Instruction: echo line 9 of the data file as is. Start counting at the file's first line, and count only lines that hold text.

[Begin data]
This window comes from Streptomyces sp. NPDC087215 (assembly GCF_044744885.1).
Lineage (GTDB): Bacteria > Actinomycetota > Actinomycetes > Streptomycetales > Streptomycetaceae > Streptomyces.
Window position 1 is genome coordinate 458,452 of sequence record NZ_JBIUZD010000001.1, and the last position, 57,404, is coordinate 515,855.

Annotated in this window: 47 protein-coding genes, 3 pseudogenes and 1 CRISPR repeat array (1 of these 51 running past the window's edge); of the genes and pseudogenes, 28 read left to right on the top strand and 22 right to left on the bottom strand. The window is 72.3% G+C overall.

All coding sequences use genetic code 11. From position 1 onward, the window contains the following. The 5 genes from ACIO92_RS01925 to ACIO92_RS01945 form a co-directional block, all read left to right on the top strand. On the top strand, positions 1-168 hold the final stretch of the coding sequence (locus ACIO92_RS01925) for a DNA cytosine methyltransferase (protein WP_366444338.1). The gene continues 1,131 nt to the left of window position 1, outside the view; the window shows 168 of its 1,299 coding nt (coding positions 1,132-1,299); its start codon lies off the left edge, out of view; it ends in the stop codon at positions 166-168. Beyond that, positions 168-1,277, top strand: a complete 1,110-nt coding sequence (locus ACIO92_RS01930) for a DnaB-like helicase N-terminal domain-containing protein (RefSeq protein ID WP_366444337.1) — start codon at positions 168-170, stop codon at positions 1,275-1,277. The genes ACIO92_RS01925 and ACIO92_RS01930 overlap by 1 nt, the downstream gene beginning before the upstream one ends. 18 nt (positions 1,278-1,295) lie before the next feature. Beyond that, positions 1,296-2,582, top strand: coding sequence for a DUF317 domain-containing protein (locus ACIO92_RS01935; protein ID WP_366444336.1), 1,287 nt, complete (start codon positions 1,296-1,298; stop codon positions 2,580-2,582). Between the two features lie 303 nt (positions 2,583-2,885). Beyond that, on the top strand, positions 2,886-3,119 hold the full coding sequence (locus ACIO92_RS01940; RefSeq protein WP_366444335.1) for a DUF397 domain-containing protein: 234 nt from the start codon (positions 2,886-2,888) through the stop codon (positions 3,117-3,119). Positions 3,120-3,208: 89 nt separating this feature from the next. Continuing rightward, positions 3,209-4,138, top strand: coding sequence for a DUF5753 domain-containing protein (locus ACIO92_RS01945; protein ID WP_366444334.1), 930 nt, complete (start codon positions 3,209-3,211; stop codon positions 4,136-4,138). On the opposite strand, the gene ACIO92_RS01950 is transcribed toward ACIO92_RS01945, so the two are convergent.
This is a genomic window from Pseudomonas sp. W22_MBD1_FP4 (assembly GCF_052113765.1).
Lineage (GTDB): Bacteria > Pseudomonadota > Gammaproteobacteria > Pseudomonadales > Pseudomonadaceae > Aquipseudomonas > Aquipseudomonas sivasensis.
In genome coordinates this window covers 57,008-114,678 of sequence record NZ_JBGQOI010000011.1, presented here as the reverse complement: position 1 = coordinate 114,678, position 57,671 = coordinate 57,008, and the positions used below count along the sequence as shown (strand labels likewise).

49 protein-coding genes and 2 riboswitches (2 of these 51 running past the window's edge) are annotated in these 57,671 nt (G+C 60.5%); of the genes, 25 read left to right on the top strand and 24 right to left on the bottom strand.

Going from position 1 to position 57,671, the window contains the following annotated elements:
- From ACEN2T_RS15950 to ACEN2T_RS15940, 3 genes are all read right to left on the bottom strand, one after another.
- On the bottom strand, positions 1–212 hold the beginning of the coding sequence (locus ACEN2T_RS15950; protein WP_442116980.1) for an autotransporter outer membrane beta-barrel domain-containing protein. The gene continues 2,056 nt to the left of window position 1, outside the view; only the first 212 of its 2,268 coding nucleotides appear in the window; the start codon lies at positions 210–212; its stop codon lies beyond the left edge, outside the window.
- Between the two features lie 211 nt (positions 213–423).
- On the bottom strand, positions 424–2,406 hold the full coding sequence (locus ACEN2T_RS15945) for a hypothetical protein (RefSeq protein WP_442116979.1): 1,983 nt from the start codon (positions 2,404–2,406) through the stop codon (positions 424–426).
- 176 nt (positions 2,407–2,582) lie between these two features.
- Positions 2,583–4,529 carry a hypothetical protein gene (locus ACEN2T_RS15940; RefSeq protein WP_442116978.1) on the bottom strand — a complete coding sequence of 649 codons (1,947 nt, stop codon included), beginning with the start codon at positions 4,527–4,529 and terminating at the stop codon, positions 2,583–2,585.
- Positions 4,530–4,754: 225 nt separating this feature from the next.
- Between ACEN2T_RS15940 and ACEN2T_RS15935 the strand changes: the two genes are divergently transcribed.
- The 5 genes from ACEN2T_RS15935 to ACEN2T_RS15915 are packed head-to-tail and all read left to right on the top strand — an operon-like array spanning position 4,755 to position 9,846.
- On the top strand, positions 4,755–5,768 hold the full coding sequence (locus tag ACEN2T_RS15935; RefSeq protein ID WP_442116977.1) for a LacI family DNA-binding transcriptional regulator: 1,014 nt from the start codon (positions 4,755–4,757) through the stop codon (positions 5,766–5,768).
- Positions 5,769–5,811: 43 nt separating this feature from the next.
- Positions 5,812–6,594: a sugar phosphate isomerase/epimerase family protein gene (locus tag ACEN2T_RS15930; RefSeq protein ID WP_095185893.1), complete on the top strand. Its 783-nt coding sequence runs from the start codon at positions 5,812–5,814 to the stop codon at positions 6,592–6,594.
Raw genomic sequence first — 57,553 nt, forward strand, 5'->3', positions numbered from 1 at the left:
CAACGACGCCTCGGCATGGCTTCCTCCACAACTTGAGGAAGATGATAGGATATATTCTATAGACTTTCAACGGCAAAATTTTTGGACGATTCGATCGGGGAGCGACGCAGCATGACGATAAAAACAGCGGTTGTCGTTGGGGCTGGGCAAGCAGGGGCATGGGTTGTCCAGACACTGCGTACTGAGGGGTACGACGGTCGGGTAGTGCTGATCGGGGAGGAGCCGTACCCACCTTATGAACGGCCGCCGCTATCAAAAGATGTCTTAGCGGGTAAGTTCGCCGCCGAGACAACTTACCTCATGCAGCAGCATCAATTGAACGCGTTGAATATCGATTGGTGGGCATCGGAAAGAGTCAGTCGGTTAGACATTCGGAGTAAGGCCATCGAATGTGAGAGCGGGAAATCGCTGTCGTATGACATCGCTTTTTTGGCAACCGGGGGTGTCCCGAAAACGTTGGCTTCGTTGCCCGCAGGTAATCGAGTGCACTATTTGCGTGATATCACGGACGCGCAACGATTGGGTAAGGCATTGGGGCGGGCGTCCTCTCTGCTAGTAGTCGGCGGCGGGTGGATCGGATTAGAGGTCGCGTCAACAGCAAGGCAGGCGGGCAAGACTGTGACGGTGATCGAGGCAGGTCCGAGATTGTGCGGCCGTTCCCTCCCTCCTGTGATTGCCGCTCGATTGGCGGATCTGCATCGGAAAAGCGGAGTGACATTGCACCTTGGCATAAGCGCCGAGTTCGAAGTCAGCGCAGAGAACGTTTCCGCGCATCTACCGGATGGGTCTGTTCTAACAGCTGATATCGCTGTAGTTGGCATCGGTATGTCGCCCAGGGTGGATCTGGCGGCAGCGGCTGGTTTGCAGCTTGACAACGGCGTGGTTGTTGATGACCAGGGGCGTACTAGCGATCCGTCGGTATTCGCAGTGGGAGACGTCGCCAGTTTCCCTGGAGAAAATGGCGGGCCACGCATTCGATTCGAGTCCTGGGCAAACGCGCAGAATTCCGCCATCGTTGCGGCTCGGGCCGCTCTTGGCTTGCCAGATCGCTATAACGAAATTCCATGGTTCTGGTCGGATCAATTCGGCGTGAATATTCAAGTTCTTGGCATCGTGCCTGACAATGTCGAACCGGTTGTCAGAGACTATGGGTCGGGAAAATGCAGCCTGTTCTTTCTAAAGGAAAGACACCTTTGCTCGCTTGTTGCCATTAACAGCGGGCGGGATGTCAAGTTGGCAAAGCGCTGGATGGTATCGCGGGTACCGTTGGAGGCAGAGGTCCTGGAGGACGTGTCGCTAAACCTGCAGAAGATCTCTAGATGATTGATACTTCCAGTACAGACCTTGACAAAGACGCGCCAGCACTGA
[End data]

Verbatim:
49 protein-coding genes and 2 riboswitches (2 of these 51 running past the window's edge) are annotated in these 57,671 nt (G+C 60.5%); of the genes, 25 read left to right on the top strand and 24 right to left on the bottom strand.